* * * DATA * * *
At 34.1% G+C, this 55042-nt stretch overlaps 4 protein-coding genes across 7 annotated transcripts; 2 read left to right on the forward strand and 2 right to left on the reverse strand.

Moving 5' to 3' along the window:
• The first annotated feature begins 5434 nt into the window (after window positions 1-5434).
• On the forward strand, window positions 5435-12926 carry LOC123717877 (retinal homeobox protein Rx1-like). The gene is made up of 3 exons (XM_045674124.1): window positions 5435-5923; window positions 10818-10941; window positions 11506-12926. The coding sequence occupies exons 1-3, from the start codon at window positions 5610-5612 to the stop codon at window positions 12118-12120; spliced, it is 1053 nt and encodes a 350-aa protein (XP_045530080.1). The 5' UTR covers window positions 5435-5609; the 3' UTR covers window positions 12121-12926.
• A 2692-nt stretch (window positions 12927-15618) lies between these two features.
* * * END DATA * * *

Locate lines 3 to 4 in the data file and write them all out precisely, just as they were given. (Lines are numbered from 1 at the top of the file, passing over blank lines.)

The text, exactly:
• The first annotated feature begins 5434 nt into the window (after window positions 1-5434).
• On the forward strand, window positions 5435-12926 carry LOC123717877 (retinal homeobox protein Rx1-like). The gene is made up of 3 exons (XM_045674124.1): window positions 5435-5923; window positions 10818-10941; window positions 11506-12926. The coding sequence occupies exons 1-3, from the start codon at window positions 5610-5612 to the stop codon at window positions 12118-12120; spliced, it is 1053 nt and encodes a 350-aa protein (XP_045530080.1). The 5' UTR covers window positions 5435-5609; the 3' UTR covers window positions 12121-12926.